I have been searching these items all day long, even though I recieve a lot of results, nothing appears that helped me to resolve the issue.
I have installed SVN on my small remote Apache server. I setup my repository, and added all my code files. Not a problem. I installed TortoiseSVN on my small local home windows machine, and may take a look at and commit files without problem. I have also examined the files around the remote server, because the project is an internet site. I wish to perform a publish commit hook, to ensure that each time I commit, the remote server's working directory does an update. I designed a copy of publish-commit.tmpl within the hooks directory, and hang the executable flag for those customers. My issue is that each time I perform a commit via TortoiseSVN, I recieve back the next error:
post-commit hook failed with error output:
Let alone for now the particular items in publish-commit--it's not performing. I have been reading through each one of these posts about customers, groups, permissions, etc, and that i cannot appear to obtain the large picture. A lot of people point out that the publish-commit should be possessed through the same user that runs apache, or something like that like this. I want particulars! If true, exactly how do you discover which user and group is running Apache? Would be that the finish from the story? How about the qualifications I personally use to invest in SVN via TortoiseSVN? Will they matter? Could it be only the permissions and user on publish-commit that means something, or perhaps is it the entire svn installation?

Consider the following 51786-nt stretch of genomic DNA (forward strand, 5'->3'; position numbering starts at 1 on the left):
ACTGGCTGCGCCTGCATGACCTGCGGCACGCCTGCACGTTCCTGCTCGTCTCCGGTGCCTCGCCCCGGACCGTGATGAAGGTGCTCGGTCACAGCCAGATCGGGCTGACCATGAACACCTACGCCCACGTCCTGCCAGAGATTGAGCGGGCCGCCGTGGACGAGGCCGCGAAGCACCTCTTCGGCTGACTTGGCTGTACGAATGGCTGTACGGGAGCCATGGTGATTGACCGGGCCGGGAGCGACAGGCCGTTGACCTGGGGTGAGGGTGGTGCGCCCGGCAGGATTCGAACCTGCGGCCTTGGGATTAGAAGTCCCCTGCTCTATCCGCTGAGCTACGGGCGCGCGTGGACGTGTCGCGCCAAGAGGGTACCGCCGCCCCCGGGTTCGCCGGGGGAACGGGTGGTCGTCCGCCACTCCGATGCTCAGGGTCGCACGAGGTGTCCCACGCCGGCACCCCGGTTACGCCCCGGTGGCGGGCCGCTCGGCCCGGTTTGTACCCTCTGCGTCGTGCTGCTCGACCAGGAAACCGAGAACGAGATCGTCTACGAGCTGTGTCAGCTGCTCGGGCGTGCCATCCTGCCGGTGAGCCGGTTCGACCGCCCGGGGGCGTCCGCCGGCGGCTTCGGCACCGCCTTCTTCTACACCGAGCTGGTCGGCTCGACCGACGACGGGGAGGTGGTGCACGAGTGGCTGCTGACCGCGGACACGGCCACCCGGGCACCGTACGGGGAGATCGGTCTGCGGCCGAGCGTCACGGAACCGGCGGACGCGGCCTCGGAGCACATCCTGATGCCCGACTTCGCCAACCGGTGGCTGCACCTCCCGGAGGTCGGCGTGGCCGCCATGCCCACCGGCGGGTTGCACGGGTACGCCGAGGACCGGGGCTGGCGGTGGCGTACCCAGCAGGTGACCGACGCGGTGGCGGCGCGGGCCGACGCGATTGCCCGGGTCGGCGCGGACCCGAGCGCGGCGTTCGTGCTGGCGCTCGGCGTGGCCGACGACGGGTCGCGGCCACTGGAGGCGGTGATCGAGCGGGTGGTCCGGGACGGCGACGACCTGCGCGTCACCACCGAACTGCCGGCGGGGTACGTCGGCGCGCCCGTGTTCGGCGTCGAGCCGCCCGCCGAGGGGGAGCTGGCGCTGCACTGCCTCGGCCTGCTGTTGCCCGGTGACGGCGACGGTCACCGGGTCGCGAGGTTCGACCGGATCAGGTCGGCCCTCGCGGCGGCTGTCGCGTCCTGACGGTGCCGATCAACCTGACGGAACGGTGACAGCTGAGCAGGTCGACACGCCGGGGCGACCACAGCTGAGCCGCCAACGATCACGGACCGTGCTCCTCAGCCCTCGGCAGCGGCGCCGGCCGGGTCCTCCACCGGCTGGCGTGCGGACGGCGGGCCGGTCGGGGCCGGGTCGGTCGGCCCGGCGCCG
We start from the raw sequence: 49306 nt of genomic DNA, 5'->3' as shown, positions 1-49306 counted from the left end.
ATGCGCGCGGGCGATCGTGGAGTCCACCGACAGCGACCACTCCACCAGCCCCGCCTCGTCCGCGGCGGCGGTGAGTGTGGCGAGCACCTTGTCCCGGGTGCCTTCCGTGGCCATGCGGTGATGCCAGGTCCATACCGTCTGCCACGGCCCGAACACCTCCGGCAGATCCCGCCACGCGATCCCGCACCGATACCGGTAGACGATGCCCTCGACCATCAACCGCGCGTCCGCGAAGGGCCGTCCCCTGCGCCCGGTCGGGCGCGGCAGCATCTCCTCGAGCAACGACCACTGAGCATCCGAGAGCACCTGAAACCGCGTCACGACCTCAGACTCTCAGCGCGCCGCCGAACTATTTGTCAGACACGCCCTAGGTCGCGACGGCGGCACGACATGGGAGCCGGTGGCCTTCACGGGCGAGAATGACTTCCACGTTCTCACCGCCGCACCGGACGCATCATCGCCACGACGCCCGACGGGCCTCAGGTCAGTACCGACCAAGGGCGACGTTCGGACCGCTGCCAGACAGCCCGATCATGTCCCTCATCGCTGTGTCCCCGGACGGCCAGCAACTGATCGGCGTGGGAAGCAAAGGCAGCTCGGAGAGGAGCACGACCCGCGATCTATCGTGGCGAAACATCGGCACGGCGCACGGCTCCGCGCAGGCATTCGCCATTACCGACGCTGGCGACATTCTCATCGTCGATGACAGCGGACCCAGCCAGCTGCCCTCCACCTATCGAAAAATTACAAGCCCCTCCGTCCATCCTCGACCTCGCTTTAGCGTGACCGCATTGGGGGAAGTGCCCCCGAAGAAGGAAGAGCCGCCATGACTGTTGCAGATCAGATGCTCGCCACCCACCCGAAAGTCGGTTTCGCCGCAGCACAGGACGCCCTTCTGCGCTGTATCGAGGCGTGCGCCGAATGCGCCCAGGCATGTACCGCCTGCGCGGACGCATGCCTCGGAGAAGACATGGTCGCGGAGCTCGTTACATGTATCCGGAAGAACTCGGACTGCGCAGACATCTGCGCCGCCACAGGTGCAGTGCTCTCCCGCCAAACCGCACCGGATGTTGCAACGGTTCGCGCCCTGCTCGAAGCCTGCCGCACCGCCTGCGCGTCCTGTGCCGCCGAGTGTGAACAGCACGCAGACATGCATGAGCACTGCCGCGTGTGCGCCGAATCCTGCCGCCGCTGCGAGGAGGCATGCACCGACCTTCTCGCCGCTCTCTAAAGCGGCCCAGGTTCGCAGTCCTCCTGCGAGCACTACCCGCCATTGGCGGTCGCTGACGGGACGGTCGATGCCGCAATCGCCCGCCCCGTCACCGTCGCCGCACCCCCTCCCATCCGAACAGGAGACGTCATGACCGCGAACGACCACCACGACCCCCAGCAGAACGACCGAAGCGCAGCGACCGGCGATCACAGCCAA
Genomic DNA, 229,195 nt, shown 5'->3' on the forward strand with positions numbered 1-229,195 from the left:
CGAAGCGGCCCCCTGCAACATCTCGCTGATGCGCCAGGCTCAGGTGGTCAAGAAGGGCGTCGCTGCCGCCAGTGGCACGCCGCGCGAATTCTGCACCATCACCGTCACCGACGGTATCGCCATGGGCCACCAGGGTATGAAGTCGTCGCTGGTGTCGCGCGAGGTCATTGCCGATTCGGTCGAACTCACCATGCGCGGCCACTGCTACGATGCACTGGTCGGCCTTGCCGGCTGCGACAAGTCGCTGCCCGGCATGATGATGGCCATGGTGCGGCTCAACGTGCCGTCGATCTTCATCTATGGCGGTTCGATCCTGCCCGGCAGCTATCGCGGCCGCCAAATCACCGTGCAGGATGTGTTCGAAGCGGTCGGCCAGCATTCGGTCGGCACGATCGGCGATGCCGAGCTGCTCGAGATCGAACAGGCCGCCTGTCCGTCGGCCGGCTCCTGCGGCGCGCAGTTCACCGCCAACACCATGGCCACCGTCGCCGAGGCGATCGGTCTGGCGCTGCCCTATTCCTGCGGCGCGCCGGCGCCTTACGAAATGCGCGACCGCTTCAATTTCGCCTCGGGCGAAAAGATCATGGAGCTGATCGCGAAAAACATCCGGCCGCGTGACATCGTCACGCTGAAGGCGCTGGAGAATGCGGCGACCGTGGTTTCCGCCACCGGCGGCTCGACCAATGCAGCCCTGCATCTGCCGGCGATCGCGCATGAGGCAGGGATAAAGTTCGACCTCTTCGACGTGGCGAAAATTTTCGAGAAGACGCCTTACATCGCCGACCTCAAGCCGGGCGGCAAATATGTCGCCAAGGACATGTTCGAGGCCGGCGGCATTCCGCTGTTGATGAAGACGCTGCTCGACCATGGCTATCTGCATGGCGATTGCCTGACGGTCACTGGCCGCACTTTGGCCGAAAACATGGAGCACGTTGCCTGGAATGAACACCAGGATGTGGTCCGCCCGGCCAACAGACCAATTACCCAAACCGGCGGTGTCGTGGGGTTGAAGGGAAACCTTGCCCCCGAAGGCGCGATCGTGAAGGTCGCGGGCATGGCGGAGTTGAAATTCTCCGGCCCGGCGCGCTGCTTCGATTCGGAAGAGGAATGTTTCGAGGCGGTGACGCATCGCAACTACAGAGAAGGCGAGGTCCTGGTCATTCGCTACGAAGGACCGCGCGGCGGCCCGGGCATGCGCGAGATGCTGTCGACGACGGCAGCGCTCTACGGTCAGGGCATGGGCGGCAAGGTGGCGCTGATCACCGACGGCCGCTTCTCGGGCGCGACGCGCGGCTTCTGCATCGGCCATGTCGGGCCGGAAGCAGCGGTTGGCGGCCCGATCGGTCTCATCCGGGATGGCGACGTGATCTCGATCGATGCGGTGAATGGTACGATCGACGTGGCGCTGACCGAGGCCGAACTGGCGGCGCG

I have attempted setting who owns the whole svn working directory (hooks and all sorts of) to each imaginable combination I'm able to think about (apache.apache,root.root,root.psaserv,apache.root), so on. For now I am using root/rootpassword as my Tortoise qualifications.
Here's the items in my hooks directory:
-rwxr-xr-x 1 apache apache 2061 Feb 2 18:04 post-commit -rw-r--r-- 1 apache apache 2015 Feb 2 07:44 post-commit.tmpl -rw-r--r-- 1 apache apache 1638 Feb 2 07:44 post-lock.tmpl -rw-r--r-- 1 apache apache 2255 Feb 2 07:44 post-revprop-change.tmpl -rw-r--r-- 1 apache apache 1567 Feb 2 07:44 post-unlock.tmpl -rw-r--r-- 1 apache apache 2934 Feb 2 07:44 pre-commit.tmpl -rw-r--r-- 1 apache apache 2038 Feb 2 07:44 pre-lock.tmpl -rw-r--r-- 1 apache apache 2764 Feb 2 07:44 pre-revprop-change.tmpl -rw-r--r-- 1 apache apache 1979 Feb 2 07:44 pre-unlock.tmpl -rwxrwxrwx 1 apache apache 0 Feb 2 19:48 sanity.txt -rw-r--r-- 1 apache apache 2137 Feb 2 07:44 start-commit.tmpl -rwsr-sr-x 1 root root 4802 Feb 2 14:32 svnupdate -rw-r--r-- 1 apache apache 212 Feb 2 14:32 svnupdate.c
I am inside my wit's finish, folks. Please, help an undesirable Linux newbie out!
You may be able to better identify it should you run it the following:
$ unset PATH $ <your_svn_repo>/hook/post-commit <your_svn_repo> <some_revision_number>
SVN's commit hooks run in an exceedingly restricted atmosphere without a penny around the execution path, so you've to make certain that each script you are writing could be run this way too.
Following on your comment, things i believe is going on would be that the first line inside your file includes a Home windows line ending, not really a unix one. Most likely you edited the file in Notepad as well as other Home windows editor that is not wise about line being.
Most likely your quickest path to setting it up working (which assumes that you are running on Linux or perhaps a system with
dos2unix installed) is, in a command prompt:
If there is no dos2unix command, then try opening the publish-commit hook within an editor that allows you alter line being (on Home windows, In my opinion that Notepad+ will, but I am not really a Home windows guy) like Emacs, TextMate, or Vim, and take away the additional character in the finish from the first line (and most likely, other lines).